“Plantin’ Sucker follow de Root.”
— Antiguan Proverb
Nikki didn’t know how long the phone had been ringing before she heard it. With it, other sounds filtered in. The rusty refrigerator hummed and dripped in the corner. The dusty desk fan whirred; blowing warm, stale air at her. Foxy Brown’s “Big Bad Mama“ trumpeted, tinny, through her computer’s tiny speakers. The footsteps of one of the upstairs tenants provided the drum beat. The chorus was the cacophony of cars and chatter just outside the basement apartment of the ancient Harlem brownstone, one of the few not yet swept up in the gentrification wave.
This was work these days for Professor Winston Baltimore’s youngest daughter: Girl Friday in the office of a less than profitable non-profit organization, duties ranging from fund raising to tenant complaints. It would be reaching to call her basement abode an office; just her, the “classic” rotary phone, an ancient computer, a dented file cabinet, a square discoloration on the floor where a stove used to be, a fridge with suspect cooling abilities, and a faint but persistent smell. Some days, taking in the bleak scene, Nikki felt there just might be such a thing as taking rebellion too far. At some point, she had to grow up, right? Figure out where she fit? What she wanted? Problem was she didn’t have a clue. She didn’t lie to herself about that. If you’d delude yourself, you’d delude anyone. She’d heard a beauty pageant contestant say that once, along with her desire for world peace and the alleviation of poverty. Nikki had scoffed, but at least those perfectly coiffed, lip-sticked and sequinned girls had a compass and a clue. She felt as frozen as this building in which she was now sleep-walking through the latest in a parade of so-so-bottom-barrel-jobs.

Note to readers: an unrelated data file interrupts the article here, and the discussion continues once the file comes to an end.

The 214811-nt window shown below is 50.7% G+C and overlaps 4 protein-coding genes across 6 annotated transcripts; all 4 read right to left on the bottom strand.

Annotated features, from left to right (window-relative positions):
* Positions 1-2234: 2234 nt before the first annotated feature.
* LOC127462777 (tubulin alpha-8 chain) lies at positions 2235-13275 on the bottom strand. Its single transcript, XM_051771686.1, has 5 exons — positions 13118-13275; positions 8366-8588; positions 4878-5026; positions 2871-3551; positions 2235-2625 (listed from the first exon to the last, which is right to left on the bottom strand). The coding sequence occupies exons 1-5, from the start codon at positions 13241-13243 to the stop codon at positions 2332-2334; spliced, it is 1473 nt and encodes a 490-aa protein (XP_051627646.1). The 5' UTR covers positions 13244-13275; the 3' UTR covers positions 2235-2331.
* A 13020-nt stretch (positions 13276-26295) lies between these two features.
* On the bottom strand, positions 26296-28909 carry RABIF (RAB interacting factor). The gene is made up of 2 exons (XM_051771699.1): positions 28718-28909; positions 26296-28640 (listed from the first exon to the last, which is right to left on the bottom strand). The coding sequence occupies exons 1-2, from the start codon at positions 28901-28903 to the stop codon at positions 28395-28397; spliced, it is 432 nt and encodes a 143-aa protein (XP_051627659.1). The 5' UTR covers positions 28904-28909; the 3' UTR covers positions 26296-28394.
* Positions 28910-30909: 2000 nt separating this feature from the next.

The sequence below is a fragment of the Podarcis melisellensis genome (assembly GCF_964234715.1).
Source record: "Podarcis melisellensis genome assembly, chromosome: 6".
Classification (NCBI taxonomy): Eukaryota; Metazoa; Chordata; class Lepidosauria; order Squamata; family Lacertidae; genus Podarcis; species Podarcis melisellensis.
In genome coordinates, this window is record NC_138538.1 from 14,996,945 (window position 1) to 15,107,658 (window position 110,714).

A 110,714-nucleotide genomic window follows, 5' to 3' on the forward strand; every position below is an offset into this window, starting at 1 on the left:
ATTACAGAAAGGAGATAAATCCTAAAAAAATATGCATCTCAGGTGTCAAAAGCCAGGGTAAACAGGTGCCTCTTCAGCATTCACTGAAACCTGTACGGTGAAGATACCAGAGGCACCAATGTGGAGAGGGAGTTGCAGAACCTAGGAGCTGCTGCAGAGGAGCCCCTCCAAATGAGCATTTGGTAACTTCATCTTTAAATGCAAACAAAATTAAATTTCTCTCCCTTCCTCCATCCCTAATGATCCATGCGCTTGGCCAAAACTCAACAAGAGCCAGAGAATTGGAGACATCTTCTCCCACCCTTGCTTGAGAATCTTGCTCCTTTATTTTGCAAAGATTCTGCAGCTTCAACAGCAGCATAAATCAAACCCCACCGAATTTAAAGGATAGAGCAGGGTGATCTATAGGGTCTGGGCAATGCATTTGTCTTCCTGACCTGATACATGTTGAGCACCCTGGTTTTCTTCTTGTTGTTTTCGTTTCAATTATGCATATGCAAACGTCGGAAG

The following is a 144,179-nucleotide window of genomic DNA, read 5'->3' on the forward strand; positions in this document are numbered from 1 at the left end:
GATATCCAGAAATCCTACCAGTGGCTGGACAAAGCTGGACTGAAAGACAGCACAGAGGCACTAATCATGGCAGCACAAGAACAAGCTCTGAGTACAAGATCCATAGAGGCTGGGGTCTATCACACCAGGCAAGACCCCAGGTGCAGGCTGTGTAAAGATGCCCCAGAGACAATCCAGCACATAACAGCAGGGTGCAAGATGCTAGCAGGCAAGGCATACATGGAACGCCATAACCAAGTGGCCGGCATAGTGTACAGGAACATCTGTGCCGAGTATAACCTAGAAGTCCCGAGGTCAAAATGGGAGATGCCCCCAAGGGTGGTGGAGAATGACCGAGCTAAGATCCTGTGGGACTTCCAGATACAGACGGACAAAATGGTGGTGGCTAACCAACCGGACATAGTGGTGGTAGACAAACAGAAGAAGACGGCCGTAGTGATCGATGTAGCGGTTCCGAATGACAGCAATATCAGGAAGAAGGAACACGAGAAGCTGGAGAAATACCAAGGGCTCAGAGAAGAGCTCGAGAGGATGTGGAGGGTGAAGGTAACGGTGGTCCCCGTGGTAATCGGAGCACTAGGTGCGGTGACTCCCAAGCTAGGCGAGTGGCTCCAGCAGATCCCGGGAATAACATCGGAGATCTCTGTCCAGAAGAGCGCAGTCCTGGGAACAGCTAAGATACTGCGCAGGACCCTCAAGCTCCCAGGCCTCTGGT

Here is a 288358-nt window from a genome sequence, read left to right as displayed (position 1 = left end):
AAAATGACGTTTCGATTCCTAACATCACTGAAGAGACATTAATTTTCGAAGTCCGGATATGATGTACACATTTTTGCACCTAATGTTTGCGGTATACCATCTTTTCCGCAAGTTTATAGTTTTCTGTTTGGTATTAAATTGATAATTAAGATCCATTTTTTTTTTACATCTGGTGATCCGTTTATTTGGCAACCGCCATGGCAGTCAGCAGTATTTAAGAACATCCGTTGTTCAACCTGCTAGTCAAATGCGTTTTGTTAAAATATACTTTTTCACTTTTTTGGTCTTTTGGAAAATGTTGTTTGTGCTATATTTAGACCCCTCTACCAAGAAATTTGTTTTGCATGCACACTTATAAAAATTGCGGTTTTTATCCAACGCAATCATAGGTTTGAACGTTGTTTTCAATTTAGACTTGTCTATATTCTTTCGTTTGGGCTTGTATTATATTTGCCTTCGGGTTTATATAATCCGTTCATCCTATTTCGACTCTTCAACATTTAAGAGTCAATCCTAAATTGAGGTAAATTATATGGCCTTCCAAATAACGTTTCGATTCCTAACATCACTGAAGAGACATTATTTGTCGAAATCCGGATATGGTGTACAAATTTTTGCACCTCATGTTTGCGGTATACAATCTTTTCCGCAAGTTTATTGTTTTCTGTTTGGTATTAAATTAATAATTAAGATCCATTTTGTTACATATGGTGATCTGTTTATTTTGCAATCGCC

Today, eyes locked on the computer screen, she felt frozen by indecision.
That was when the phone rang.